So most gamers hate the idea of advertising in games. Me, I’m okay with it, if it fits into the game without me noticing. I’d be upset if I saw a Pepsi banner flying from a flagpole in Guild Wars. It doesn’t fit. If I happened to pass by one of the floating animated billboards in EVE Online sporting a Pepsi ad, I don’t think it’d bother me. Especially if the ad was done in a way to “fit” into the world of EVE. You know, a futuristic looking font spelling out “Pepsi: The choice of the Minmatar generation.” I think I’d be okay with that.
After reading this Business Week article (ignore the mostly irrelevant title), it looks like I’m not alone:
In American Wasteland, from gamemaker Activision Inc., for example, Jeep learned that all players were shown the 3-D vehicles an average of 23 times in 20 minutes. And 96% of those who recalled seeing the Jeep felt the vehicles fit well in the game. Feedback even more welcome to Jeep: 51% of American Wasteland players, including some not yet driving, said they would recommend Jeep to a friend, and 65% would consider eventually buying one.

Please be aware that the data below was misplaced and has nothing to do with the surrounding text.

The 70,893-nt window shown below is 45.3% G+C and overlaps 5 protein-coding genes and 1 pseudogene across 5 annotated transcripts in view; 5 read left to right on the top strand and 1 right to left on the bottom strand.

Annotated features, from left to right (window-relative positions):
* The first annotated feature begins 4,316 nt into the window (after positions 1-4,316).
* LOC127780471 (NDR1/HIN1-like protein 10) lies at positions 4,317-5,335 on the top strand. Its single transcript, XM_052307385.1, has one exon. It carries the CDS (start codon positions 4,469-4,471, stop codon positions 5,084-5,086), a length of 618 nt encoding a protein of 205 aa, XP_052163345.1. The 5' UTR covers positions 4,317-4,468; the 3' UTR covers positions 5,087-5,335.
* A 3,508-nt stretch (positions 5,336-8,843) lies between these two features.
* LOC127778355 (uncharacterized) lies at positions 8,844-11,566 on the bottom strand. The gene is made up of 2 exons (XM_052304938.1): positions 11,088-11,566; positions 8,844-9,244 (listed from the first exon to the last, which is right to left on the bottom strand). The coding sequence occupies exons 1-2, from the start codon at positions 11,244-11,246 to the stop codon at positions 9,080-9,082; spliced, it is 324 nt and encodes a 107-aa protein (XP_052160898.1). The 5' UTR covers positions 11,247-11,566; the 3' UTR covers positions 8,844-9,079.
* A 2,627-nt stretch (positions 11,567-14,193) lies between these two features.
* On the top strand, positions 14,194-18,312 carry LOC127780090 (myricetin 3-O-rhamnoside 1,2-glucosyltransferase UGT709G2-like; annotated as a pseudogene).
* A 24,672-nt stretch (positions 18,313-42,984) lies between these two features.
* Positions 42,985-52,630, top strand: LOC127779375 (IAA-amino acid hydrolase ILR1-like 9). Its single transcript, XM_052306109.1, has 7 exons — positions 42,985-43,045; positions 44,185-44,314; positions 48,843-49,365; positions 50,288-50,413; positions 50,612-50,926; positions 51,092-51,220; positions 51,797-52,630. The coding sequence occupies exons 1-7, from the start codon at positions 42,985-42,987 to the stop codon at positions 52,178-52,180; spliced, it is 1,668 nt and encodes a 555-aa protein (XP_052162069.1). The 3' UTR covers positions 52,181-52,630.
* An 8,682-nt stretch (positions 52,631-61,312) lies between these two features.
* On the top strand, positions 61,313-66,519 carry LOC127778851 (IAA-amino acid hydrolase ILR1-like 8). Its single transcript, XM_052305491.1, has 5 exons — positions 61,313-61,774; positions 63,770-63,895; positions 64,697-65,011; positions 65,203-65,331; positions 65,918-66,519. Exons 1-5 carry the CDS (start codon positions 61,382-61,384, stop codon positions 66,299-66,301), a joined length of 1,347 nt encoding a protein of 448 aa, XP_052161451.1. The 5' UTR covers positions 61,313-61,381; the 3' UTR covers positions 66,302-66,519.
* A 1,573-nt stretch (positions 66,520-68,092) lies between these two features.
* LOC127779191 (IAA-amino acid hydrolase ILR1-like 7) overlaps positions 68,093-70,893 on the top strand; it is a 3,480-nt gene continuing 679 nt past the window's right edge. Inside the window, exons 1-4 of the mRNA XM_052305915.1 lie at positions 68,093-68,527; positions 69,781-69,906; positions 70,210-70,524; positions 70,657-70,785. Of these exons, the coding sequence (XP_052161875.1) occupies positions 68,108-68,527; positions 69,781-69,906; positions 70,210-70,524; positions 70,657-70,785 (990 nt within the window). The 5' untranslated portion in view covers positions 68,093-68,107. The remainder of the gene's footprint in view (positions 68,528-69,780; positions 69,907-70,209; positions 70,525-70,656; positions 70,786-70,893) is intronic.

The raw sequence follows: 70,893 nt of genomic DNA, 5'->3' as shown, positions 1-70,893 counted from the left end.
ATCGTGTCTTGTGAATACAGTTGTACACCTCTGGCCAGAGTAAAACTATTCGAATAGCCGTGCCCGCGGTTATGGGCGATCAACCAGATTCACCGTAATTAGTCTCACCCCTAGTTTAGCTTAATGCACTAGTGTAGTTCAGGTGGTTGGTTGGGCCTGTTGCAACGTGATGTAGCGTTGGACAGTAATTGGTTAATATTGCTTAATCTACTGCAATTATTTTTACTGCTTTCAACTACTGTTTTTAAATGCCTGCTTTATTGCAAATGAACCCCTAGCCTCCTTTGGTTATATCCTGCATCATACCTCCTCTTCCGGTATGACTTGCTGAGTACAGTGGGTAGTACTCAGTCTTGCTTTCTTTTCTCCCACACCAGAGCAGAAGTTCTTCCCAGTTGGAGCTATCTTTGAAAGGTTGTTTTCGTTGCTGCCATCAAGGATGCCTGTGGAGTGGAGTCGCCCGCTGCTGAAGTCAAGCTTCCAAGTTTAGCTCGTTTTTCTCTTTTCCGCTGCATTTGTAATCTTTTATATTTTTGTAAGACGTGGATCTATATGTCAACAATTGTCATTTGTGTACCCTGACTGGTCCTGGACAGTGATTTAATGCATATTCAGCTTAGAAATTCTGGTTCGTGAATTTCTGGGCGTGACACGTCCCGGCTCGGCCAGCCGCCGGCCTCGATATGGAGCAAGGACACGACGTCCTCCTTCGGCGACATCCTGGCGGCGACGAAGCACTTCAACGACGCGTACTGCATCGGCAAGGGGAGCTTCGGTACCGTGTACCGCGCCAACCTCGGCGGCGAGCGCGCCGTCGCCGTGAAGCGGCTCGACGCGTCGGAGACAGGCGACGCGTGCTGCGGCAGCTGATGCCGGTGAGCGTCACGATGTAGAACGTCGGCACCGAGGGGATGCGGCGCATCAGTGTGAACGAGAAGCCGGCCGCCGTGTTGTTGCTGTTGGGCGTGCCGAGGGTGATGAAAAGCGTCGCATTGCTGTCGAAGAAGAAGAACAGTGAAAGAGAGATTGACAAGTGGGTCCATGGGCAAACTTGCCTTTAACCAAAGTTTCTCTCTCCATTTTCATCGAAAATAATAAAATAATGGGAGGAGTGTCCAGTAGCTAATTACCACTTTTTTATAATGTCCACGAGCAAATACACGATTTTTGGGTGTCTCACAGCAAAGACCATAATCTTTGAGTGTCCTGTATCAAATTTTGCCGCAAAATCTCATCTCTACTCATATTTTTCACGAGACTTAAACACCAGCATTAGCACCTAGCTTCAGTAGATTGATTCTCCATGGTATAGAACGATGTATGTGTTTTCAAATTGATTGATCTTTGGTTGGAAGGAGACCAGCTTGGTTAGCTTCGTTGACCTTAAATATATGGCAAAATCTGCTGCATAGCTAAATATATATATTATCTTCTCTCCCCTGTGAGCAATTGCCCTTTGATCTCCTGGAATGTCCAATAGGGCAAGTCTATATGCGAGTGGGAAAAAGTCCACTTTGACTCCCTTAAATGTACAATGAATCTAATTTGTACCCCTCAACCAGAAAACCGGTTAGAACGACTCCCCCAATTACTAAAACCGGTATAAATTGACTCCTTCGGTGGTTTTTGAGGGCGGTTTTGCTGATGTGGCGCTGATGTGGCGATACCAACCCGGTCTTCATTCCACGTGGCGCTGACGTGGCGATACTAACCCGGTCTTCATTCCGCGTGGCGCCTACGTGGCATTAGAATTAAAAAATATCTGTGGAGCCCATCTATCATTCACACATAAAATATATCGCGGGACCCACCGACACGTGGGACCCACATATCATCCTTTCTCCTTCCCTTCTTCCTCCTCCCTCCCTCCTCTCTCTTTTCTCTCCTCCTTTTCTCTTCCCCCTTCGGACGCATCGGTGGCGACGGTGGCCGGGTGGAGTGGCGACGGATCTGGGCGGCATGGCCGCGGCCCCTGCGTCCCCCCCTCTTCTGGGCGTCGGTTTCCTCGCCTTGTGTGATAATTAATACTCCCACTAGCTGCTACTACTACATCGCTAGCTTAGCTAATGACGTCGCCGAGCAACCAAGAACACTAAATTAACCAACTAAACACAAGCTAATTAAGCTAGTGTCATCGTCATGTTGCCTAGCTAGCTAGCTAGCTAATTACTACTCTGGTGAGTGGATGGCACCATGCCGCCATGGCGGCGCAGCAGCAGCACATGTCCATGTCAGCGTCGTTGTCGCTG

I’m no marketer, but you don’t have to be to interpret those kind of numbers. American Wasteland needs cars in the street. There’s nothing wrong with making them realistic looking Jeeps (full disclosure – I own a Jeep and love it). In this case, it fits. The Jeep isn’t out of place.
Here’s the rub I have — if Jeep is going to pay to have its products placed in a game, that effectively increases the budget of the developer and publisher of the game. Simple mathematics would mean that the game would cost less to produce, a savings that could be passed on to the customer. They could even give us a choice – pay $39.99 for the ad-supported version of the game or $49.99 for the “pure” version. I don’t think anyone would have a problem with that. I know I wouldn’t.
Of course, this won’t happen. But I am ever the optimist.